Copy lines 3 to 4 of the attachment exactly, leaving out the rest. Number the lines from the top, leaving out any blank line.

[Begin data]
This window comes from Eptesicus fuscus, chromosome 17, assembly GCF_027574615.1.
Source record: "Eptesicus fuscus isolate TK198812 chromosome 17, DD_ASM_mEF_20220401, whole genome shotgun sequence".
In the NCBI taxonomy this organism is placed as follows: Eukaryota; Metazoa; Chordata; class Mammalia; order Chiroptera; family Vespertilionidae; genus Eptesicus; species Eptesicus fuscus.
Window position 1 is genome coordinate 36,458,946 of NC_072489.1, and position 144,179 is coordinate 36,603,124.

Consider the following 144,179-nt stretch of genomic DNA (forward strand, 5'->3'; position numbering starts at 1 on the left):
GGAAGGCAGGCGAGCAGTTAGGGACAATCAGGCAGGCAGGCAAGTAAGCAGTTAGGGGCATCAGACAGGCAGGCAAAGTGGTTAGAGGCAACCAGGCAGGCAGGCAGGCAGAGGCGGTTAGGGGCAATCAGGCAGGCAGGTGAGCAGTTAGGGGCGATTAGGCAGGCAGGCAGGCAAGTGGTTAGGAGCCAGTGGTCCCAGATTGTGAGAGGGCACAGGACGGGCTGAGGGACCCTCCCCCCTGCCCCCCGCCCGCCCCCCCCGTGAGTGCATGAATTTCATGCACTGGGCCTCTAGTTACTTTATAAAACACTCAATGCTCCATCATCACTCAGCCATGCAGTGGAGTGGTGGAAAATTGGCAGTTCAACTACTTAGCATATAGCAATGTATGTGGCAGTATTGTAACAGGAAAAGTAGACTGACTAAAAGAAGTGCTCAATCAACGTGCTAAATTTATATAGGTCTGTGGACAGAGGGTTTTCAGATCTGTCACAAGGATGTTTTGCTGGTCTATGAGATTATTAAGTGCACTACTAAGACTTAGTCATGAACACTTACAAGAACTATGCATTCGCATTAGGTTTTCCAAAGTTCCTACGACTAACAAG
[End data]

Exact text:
In the NCBI taxonomy this organism is placed as follows: Eukaryota; Metazoa; Chordata; class Mammalia; order Chiroptera; family Vespertilionidae; genus Eptesicus; species Eptesicus fuscus.
Window position 1 is genome coordinate 36,458,946 of NC_072489.1, and position 144,179 is coordinate 36,603,124.